Headed by migration researcher Heinz Faßmann, the team consisting of the anthropologists Gertrude Saxinger and Elisabeth Öfner and the geographer Elena Nuykina conducted a five-year FWF project at three research sites to explore this specific workforce-provision method, which involves complex interactions from the level of the individual up to various levels of regional and urban development. The researchers studied the strategies developed by the workers to cope with such a multi-local and mobile lifestyle and how the industry systematically steers these human resources to the north-western Siberian peripheries. In the central Russian Republic of Bashkortostan, the Austrian researchers studied the impact of such migration movements on the socio-economically weak home regions of the oil and gas workers. Using the example of the coal-mining town of Vorkuta, which had suffered greatly after the collapse of the Soviet Union, the scientists showed how an urban community seeks to benefit in its economic recovery from the momentum created by its situation as an Arctic transport hub and distribution node for long-distance commuters to the new extraction sites even farther north. In numerous publications in English, German and Russian, the team provided valuable insights into the political and economic dynamics of modern-day Russia.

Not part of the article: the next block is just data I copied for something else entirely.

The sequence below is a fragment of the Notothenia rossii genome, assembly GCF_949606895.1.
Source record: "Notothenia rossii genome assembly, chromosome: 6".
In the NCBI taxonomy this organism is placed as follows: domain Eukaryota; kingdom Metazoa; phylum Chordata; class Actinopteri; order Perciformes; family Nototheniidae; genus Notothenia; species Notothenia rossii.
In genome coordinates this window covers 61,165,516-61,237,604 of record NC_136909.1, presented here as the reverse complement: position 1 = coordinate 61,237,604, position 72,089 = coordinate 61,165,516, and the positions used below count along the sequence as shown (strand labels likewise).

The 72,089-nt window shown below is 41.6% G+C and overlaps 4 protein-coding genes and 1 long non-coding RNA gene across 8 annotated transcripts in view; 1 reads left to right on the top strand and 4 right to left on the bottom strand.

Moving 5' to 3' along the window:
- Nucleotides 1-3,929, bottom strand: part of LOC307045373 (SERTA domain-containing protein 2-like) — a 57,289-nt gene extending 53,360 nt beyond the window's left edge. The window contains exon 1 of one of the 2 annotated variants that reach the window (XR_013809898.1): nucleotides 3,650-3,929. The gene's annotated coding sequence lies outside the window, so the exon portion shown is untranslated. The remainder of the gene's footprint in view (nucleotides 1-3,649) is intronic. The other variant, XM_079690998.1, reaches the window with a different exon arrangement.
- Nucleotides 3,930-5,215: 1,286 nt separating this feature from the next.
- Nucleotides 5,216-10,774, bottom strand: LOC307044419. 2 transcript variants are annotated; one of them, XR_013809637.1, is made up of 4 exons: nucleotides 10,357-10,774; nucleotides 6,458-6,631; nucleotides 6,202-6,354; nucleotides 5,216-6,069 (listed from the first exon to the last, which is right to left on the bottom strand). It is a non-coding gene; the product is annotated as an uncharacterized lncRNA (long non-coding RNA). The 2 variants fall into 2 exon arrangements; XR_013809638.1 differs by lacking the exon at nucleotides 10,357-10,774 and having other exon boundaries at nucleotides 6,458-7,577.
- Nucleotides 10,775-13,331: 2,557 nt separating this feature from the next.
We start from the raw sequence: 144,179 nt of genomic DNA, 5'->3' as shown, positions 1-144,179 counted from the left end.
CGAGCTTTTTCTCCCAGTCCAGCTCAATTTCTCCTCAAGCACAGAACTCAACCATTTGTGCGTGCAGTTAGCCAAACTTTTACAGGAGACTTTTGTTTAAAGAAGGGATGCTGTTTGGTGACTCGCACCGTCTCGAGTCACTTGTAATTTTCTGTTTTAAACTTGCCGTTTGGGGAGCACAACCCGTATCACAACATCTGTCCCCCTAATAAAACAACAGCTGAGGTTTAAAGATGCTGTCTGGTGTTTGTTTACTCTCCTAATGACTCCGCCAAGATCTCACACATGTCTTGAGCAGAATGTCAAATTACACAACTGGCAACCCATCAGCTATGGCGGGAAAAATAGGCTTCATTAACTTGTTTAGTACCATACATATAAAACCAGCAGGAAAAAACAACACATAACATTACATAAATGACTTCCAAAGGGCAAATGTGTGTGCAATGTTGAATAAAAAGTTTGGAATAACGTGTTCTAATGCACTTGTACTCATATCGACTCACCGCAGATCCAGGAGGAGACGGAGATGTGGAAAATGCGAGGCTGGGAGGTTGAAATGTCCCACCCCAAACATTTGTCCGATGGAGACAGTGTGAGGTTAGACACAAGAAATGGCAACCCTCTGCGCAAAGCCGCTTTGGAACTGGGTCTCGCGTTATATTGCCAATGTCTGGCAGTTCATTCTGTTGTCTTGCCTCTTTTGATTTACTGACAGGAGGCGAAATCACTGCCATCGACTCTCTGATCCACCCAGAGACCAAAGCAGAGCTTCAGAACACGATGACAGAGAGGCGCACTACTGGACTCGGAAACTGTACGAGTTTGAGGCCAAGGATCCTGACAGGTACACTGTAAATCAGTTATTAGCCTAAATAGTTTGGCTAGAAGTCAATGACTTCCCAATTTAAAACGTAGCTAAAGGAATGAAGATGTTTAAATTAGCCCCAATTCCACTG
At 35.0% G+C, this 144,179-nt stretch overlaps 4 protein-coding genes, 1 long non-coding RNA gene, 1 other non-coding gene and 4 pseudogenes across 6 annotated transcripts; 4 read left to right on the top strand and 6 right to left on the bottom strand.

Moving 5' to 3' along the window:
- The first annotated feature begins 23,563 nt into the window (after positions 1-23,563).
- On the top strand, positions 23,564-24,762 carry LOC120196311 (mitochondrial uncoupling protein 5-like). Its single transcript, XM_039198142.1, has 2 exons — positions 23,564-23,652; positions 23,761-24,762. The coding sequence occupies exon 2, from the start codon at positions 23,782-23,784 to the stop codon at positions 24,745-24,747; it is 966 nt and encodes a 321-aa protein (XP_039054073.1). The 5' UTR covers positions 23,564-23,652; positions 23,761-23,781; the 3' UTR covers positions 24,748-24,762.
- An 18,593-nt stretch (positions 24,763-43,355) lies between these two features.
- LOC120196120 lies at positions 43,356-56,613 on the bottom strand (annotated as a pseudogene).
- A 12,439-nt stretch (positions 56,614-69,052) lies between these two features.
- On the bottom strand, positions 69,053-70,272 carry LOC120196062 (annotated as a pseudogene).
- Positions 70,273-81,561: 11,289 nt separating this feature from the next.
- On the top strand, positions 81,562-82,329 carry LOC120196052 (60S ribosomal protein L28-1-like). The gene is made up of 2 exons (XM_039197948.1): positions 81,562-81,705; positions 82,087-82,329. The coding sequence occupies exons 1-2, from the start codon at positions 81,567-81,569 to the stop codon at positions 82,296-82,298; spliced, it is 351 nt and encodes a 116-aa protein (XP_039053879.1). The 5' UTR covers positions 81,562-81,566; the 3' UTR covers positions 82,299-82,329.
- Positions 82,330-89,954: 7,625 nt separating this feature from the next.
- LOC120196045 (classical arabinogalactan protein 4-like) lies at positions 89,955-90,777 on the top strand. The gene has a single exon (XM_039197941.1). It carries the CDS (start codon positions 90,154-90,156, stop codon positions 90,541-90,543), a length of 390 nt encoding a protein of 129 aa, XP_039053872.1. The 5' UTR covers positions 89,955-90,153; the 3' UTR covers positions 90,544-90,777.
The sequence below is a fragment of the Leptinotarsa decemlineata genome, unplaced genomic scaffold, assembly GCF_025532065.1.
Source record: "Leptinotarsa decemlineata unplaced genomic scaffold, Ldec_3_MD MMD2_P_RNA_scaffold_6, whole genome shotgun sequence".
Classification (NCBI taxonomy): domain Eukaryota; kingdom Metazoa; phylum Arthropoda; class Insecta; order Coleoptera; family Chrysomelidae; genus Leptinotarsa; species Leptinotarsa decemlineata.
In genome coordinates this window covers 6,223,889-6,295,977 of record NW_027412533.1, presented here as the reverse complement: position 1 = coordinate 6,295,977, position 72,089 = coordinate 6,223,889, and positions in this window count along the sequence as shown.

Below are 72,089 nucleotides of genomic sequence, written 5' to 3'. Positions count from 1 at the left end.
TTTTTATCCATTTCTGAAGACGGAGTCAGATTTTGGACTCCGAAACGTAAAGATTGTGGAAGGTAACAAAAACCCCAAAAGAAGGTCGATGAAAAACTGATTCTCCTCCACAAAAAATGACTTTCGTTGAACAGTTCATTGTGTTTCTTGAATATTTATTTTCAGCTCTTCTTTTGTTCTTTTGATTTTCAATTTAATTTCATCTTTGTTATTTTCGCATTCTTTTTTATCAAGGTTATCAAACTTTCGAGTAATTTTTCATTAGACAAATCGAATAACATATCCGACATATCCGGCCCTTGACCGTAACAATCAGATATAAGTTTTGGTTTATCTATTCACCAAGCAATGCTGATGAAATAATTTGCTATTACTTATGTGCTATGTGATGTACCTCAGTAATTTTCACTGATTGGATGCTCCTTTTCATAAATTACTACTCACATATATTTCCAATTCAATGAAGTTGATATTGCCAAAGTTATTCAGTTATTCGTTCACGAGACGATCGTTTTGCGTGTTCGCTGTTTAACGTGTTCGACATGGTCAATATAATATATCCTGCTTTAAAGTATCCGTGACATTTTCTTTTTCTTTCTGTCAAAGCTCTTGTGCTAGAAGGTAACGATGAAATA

Life on the move becomes normal
In this interdisciplinary project of the FWF, social anthropologist Gertrude Saxinger from the University of Vienna focused on work mobility and long-distance commuting, and in her investigations she included the previously largely unknown perspectives of the workforce, as well as the points of view of companies and administrations. On her numerous train trips between Moscow and Novy Urengoy the scientist travelled more than 25,000 km. together with the commuters. She was interested to see how this mobile lifestyle worked under extreme conditions, how the workers themselves perceived their lives between two or more worlds and how they coped with the difficulties involved.